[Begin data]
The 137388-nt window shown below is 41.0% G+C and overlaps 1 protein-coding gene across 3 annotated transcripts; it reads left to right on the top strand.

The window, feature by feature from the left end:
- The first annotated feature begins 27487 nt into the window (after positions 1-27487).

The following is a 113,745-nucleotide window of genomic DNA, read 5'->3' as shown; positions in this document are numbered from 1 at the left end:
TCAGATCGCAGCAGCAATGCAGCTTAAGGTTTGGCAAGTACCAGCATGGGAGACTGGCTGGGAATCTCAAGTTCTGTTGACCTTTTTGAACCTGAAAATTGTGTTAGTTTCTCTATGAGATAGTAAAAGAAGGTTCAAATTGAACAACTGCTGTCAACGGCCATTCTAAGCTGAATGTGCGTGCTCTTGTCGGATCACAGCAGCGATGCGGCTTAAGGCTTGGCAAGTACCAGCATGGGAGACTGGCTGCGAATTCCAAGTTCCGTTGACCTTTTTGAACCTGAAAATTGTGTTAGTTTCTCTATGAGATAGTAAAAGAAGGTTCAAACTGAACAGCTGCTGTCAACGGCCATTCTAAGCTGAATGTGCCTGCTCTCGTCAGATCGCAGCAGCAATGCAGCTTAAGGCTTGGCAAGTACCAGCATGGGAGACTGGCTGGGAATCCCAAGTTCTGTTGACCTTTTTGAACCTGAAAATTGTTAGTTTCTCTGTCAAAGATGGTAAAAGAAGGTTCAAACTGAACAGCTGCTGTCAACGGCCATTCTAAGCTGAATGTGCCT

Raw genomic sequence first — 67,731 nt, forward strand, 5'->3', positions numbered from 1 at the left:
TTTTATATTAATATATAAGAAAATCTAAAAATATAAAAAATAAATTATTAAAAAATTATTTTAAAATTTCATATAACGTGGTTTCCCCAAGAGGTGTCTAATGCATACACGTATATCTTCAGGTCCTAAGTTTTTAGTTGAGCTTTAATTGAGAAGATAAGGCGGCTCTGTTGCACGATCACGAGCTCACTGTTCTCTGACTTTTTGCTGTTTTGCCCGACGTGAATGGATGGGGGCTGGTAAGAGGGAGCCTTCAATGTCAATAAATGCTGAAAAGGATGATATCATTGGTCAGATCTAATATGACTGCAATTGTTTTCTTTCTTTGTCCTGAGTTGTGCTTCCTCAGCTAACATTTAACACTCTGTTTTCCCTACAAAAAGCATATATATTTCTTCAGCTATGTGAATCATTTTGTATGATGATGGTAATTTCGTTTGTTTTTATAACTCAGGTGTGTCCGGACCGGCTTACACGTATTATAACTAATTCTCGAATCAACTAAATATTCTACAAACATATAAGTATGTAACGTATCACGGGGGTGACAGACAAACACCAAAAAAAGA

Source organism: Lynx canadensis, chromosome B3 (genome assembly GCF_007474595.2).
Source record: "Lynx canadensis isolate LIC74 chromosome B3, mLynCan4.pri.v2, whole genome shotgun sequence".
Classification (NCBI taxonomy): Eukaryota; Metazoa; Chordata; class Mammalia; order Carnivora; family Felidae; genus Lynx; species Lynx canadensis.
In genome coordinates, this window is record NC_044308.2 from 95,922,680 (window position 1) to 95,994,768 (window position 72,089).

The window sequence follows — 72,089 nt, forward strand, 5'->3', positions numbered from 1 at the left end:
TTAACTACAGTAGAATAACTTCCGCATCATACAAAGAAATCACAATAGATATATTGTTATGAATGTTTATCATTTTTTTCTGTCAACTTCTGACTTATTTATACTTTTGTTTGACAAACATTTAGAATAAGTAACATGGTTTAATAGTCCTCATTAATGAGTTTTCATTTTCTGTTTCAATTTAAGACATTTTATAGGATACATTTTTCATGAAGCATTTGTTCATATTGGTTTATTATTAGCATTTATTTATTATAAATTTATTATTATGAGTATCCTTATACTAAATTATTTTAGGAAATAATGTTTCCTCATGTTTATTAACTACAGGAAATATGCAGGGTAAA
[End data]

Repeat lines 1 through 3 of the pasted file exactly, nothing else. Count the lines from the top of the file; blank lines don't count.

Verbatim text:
The 137388-nt window shown below is 41.0% G+C and overlaps 1 protein-coding gene across 3 annotated transcripts; it reads left to right on the top strand.

The window, feature by feature from the left end:
- The first annotated feature begins 27487 nt into the window (after positions 1-27487).